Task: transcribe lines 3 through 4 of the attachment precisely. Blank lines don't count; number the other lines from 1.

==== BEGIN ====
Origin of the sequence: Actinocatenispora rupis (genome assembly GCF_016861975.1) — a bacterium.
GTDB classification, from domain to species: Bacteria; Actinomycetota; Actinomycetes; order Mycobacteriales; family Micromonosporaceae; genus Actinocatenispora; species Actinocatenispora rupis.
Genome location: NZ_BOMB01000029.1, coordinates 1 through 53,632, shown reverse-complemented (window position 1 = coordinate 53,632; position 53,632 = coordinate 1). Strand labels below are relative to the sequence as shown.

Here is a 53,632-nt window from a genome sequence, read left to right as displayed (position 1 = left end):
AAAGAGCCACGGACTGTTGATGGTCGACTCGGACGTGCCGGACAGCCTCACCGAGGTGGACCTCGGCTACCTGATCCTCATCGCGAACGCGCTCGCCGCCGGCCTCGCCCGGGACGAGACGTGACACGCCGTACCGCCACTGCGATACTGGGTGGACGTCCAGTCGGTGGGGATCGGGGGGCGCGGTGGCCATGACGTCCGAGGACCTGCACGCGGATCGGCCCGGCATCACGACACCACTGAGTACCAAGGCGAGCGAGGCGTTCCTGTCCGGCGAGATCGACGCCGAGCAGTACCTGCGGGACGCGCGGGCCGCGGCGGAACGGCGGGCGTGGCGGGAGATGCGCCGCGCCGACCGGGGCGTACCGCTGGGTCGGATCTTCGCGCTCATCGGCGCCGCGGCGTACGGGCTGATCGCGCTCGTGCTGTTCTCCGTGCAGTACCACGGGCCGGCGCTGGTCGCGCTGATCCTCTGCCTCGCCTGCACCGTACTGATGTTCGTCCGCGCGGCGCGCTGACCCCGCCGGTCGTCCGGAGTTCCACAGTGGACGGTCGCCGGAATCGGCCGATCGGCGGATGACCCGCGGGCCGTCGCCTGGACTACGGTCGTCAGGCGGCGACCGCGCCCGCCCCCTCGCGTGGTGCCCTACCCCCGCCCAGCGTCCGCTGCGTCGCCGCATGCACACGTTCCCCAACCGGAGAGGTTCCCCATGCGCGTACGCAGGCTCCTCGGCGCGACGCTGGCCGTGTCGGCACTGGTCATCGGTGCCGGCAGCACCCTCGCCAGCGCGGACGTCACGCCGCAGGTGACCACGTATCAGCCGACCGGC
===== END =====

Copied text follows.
Genome location: NZ_BOMB01000029.1, coordinates 1 through 53,632, shown reverse-complemented (window position 1 = coordinate 53,632; position 53,632 = coordinate 1). Strand labels below are relative to the sequence as shown.

Here is a 53,632-nt window from a genome sequence, read left to right as displayed (position 1 = left end):